ABSTRACT: An integrated microfluidic device capable of performing a variety of genetic assays has been developed as a step towards building systems for widespread dissemination. The device integrates fluidic and thermal components such as heaters, temperature sensors, and addressable valves to control two nanoliter reactors in series followed by an electrophoretic separation. This combination of components is suitable for a variety of genetic analyses. As an example, we have successfully identified sequence-specific hemagglutinin A subtype for the A/LA/1/87 strain of influenza virus. The device uses a compact design and mass production technologies, making it an attractive platform for a variety of widely disseminated applications.
Lab on a Chip 11/2005; 5(10):1024-32. · 5.67 Impact Factor
ABSTRACT: Over the past year there have been a number of recent advances in the fields of miniaturized reaction and separation systems, including the construction of fully integrated 'lab-on-a-chip' systems. Microreactors, which initially targeted DNA-based reactions such as the polymerase chain reaction, are now used in several other chemical and biochemical assays. Miniaturized separation columns are currently employed for analyzing a wide variety of samples including DNA, RNA, proteins and cells. Although significant advances have been made at the component level, the realization of an integrated analysis system still remains at the early stages of development.
Current Opinion in Biotechnology 03/2001; 12(1):92-8. · 7.71 Impact Factor
ABSTRACT: Heat-transfer considerations significantly constrain design of
multiple reaction microdevices. We present a new methodology for design
and fabrication of multiple reaction systems using the concept of heat
integration. Heat integration is a design concept that strikes a balance
between complete thermal isolation of individual thermal operations and
power consumption in a multiple reaction device. It relies on the use of
steady-state temperature gradients developed in the substrate, by the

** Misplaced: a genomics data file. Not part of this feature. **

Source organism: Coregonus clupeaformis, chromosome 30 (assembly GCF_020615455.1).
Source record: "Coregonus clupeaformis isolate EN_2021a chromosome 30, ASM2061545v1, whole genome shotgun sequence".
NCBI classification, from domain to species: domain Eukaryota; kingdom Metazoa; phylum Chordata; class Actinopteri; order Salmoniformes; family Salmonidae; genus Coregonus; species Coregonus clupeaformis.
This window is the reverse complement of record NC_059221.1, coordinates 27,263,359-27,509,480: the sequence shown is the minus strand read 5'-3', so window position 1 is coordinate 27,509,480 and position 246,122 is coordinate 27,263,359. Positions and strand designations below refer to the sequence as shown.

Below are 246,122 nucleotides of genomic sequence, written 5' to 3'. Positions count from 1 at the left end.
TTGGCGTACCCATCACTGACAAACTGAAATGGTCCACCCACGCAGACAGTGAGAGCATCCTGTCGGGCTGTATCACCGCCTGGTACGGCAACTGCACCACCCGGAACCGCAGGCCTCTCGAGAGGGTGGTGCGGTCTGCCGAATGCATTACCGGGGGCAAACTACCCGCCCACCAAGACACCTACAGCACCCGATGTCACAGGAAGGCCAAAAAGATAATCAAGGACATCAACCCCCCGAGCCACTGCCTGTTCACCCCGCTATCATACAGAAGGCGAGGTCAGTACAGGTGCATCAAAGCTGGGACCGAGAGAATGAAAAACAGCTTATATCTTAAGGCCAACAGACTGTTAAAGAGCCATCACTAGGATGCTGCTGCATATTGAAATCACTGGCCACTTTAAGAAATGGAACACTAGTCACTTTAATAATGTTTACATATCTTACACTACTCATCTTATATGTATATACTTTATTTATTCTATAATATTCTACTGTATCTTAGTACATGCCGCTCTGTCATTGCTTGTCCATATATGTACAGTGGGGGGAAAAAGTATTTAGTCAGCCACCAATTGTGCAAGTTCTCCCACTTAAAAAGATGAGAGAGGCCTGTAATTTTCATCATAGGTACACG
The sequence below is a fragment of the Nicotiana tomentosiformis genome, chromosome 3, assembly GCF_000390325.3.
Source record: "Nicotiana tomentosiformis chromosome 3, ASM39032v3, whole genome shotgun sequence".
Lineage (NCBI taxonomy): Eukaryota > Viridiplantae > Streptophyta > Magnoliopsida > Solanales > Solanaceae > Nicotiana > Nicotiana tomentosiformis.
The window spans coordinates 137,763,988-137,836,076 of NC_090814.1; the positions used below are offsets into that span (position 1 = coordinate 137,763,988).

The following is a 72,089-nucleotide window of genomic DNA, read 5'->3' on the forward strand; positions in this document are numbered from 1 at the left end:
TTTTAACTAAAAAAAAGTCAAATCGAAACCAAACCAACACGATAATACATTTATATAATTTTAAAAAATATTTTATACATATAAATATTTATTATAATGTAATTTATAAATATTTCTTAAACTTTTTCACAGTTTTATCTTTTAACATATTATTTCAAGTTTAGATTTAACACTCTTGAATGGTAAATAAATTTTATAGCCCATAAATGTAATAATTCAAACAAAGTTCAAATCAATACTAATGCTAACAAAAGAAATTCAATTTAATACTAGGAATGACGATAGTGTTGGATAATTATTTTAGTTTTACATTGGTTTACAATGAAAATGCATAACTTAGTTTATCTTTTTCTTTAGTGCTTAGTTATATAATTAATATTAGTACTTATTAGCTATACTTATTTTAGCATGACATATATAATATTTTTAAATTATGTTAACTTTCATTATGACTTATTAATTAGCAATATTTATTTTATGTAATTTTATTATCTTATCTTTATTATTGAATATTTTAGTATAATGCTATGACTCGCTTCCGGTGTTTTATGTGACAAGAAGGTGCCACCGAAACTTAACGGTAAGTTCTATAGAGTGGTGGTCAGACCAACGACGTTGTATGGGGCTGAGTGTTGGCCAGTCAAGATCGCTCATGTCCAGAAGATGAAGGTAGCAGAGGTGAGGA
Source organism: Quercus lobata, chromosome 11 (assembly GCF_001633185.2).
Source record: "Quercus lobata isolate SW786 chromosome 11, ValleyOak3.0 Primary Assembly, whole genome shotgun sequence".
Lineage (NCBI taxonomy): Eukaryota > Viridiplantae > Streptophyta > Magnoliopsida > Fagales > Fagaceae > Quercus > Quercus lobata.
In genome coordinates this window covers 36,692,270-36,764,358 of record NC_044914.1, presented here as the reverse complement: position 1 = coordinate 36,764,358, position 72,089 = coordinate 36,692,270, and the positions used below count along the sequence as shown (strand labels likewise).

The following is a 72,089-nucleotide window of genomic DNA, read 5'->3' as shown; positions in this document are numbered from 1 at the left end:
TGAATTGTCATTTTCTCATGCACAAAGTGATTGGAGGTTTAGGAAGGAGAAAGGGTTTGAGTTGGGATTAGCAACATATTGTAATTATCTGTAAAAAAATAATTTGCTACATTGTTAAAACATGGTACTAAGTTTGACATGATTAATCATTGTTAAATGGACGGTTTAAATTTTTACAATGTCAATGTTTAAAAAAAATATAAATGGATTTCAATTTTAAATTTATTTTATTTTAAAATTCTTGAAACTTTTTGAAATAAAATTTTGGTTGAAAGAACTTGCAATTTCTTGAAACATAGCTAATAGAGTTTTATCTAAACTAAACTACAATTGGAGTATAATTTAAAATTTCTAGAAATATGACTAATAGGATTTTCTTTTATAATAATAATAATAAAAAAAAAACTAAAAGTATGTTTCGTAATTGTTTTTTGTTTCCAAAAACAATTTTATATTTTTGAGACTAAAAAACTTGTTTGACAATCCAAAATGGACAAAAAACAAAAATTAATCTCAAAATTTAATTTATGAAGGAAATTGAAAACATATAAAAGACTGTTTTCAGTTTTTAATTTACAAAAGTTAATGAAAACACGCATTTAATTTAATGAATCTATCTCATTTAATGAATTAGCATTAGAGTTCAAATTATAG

actuation of a single reaction chamber, to initiate several reactions at
progressively lower temperatures. The use of thermal gradients in this
manner eliminates power requirements to heat individual reactions,
active temperature control of “passive” reaction chambers
and power requirement for cooling. Complete thermal isolation on the
other hand, requires higher power for device cooling but, unlike the
case of heat integration, geometry of component placement is relatively
Micro Electro Mechanical Systems, 2001. MEMS 2001. The 14th IEEE International Conference on; 02/2001
ABSTRACT: A device was developed that uses microfabricated fluidic channels, heaters, temperature sensors, and fluorescence detectors to analyze nanoliter-size DNA samples. The device is capable of measuring aqueous reagent and DNA-containing solutions, mixing the solutions together, amplifying or digesting the DNA to form discrete products, and separating and detecting those products. No external lenses, heaters, or mechanical pumps are necessary for complete sample processing and analysis. Because all of the components are made using conventional photolithographic production techniques, they operate as a single closed system. The components have the potential for assembly into complex, low-power, integrated analysis systems at low unit cost. The availability of portable, reliable instruments may facilitate the use of DNA analysis in applications such as rapid medical diagnostics and point-of-use agricultural testing.
Science 11/1998; 282(5388):484-7. · 31.20 Impact Factor